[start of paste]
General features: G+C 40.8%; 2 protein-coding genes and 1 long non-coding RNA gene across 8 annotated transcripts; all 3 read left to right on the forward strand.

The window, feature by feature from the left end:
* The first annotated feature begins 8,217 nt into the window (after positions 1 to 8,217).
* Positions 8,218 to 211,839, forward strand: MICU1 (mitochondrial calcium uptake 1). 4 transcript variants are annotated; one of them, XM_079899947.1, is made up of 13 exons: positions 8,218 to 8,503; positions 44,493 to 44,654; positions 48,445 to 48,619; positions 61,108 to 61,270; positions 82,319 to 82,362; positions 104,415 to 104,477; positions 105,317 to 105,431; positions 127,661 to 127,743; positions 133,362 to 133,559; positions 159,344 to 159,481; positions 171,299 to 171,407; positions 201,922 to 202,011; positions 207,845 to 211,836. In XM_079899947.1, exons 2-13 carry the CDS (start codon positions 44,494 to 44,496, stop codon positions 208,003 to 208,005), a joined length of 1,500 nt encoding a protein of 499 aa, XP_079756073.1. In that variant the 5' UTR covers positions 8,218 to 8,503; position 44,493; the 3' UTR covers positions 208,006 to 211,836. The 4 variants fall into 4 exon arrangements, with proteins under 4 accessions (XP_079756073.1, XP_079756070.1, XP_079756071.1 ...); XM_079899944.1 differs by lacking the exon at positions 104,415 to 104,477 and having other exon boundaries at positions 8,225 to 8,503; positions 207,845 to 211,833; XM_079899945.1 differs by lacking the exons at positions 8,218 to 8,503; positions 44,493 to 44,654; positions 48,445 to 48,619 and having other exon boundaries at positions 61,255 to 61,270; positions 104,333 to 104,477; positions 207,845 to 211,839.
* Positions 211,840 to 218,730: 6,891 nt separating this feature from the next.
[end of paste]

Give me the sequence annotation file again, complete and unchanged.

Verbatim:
General features: G+C 40.8%; 2 protein-coding genes and 1 long non-coding RNA gene across 8 annotated transcripts; all 3 read left to right on the forward strand.

The window, feature by feature from the left end:
* The first annotated feature begins 8,217 nt into the window (after positions 1 to 8,217).
* Positions 8,218 to 211,839, forward strand: MICU1 (mitochondrial calcium uptake 1). 4 transcript variants are annotated; one of them, XM_079899947.1, is made up of 13 exons: positions 8,218 to 8,503; positions 44,493 to 44,654; positions 48,445 to 48,619; positions 61,108 to 61,270; positions 82,319 to 82,362; positions 104,415 to 104,477; positions 105,317 to 105,431; positions 127,661 to 127,743; positions 133,362 to 133,559; positions 159,344 to 159,481; positions 171,299 to 171,407; positions 201,922 to 202,011; positions 207,845 to 211,836. In XM_079899947.1, exons 2-13 carry the CDS (start codon positions 44,494 to 44,496, stop codon positions 208,003 to 208,005), a joined length of 1,500 nt encoding a protein of 499 aa, XP_079756073.1. In that variant the 5' UTR covers positions 8,218 to 8,503; position 44,493; the 3' UTR covers positions 208,006 to 211,836. The 4 variants fall into 4 exon arrangements, with proteins under 4 accessions (XP_079756073.1, XP_079756070.1, XP_079756071.1 ...); XM_079899944.1 differs by lacking the exon at positions 104,415 to 104,477 and having other exon boundaries at positions 8,225 to 8,503; positions 207,845 to 211,833; XM_079899945.1 differs by lacking the exons at positions 8,218 to 8,503; positions 44,493 to 44,654; positions 48,445 to 48,619 and having other exon boundaries at positions 61,255 to 61,270; positions 104,333 to 104,477; positions 207,845 to 211,839.
* Positions 211,840 to 218,730: 6,891 nt separating this feature from the next.